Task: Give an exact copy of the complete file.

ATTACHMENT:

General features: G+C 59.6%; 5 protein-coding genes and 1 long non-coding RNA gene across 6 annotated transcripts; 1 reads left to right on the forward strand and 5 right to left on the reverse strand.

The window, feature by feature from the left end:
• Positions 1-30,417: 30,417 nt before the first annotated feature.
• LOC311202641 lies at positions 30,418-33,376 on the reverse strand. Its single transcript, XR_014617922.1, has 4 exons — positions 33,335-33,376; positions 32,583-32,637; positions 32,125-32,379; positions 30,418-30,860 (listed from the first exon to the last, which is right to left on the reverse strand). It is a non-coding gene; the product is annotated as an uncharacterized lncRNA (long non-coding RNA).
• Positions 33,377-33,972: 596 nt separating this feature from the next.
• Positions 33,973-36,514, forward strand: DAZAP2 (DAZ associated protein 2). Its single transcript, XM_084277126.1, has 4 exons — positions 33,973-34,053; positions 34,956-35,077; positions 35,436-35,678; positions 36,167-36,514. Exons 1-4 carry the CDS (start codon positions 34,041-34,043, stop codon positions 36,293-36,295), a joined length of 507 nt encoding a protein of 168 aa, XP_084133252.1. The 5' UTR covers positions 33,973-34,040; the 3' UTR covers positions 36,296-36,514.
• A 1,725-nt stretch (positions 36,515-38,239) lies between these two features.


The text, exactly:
General features: G+C 59.6%; 5 protein-coding genes and 1 long non-coding RNA gene across 6 annotated transcripts; 1 reads left to right on the forward strand and 5 right to left on the reverse strand.

The window, feature by feature from the left end:
• Positions 1-30,417: 30,417 nt before the first annotated feature.
• LOC311202641 lies at positions 30,418-33,376 on the reverse strand. Its single transcript, XR_014617922.1, has 4 exons — positions 33,335-33,376; positions 32,583-32,637; positions 32,125-32,379; positions 30,418-30,860 (listed from the first exon to the last, which is right to left on the reverse strand). It is a non-coding gene; the product is annotated as an uncharacterized lncRNA (long non-coding RNA).
• Positions 33,377-33,972: 596 nt separating this feature from the next.
• Positions 33,973-36,514, forward strand: DAZAP2 (DAZ associated protein 2). Its single transcript, XM_084277126.1, has 4 exons — positions 33,973-34,053; positions 34,956-35,077; positions 35,436-35,678; positions 36,167-36,514. Exons 1-4 carry the CDS (start codon positions 34,041-34,043, stop codon positions 36,293-36,295), a joined length of 507 nt encoding a protein of 168 aa, XP_084133252.1. The 5' UTR covers positions 33,973-34,040; the 3' UTR covers positions 36,296-36,514.
• A 1,725-nt stretch (positions 36,515-38,239) lies between these two features.